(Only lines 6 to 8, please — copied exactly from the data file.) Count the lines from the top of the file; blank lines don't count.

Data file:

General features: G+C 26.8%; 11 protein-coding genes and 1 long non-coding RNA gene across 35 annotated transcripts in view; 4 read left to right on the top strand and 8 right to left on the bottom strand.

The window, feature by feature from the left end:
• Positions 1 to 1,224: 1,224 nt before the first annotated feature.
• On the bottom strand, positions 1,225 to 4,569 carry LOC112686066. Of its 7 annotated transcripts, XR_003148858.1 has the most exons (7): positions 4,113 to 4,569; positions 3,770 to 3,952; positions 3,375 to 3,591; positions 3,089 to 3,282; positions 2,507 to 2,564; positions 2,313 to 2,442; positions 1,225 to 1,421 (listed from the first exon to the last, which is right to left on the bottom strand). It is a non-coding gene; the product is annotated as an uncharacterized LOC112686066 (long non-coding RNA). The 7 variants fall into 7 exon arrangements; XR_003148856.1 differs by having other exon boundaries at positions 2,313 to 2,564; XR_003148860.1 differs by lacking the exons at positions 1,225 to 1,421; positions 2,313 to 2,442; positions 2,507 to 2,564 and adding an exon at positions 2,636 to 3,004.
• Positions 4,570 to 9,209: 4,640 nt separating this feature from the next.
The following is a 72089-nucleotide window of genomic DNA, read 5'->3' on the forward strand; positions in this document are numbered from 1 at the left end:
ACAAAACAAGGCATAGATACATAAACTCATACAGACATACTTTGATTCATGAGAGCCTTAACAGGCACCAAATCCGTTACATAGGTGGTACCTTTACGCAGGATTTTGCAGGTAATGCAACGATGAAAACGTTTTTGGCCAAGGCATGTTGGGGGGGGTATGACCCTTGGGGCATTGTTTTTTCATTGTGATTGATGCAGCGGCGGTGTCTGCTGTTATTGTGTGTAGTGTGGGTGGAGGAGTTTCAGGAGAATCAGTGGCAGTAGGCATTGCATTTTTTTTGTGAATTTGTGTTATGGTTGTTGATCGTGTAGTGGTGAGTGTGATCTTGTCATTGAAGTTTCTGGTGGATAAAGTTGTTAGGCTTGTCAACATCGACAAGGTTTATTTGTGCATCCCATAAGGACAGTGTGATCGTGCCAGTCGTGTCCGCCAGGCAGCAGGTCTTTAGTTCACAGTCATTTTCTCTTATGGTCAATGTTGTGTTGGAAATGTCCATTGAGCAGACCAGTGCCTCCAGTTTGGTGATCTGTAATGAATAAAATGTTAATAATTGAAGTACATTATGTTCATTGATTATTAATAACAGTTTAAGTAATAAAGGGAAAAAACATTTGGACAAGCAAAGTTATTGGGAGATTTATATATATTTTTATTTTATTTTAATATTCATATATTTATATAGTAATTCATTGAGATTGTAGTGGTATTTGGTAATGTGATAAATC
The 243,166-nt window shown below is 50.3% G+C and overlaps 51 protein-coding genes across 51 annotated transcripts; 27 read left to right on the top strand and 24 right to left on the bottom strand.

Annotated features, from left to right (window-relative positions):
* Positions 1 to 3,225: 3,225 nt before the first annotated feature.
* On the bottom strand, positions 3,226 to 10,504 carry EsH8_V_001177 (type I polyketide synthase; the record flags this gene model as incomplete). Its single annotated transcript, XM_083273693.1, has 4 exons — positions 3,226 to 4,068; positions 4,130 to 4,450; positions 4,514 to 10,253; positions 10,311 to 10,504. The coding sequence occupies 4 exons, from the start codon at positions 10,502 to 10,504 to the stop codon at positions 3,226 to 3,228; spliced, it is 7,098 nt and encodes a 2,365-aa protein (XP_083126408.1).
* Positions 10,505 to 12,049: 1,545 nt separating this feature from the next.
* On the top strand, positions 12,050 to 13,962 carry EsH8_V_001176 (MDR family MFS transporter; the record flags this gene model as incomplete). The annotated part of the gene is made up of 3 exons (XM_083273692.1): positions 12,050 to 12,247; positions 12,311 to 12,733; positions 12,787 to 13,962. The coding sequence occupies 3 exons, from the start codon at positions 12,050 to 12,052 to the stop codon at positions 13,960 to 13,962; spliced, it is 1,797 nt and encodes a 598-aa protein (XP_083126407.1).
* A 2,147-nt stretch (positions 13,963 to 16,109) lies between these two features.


The following is a 72089-nucleotide window of genomic DNA, read 5'->3' on the forward strand; positions in this document are numbered from 1 at the left end:
ACAAAACAAGGCATAGATACATAAACTCATACAGACATACTTTGATTCATGAGAGCCTTAACAGGCACCAAATCCGTTACATAGGTGGTACCTTTACGCAGGATTTTGCAGGTAATGCAACGATGAAAACGTTTTTGGCCAAGGCATGTTGGGGGGGGTATGACCCTTGGGGCATTGTTTTTTCATTGTGATTGATGCAGCGGCGGTGTCTGCTGTTATTGTGTGTAGTGTGGGTGGAGGAGTTTCAGGAGAATCAGTGGCAGTAGGCATTGCATTTTTTTTGTGAATTTGTGTTATGGTTGTTGATCGTGTAGTGGTGAGTGTGATCTTGTCATTGAAGTTTCTGGTGGATAAAGTTGTTAGGCTTGTCAACATCGACAAGGTTTATTTGTGCATCCCATAAGGACAGTGTGATCGTGCCAGTCGTGTCCGCCAGGCAGCAGGTCTTTAGTTCACAGTCATTTTCTCTTATGGTCAATGTTGTGTTGGAAATGTCCATTGAGCAGACCAGTGCCTCCAGTTTGGTGATCTGTAATGAATAAAATGTTAATAATTGAAGTACATTATGTTCATTGATTATTAATAACAGTTTAAGTAATAAAGGGAAAAAACATTTGGACAAGCAAAGTTATTGGGAGATTTATATATATTTTTATTTTATTTTAATATTCATATATTTATATAGTAATTCATTGAGATTGTAGTGGTATTTGGTAATGTGATAAATC
The 243,166-nt window shown below is 50.3% G+C and overlaps 51 protein-coding genes across 51 annotated transcripts; 27 read left to right on the top strand and 24 right to left on the bottom strand.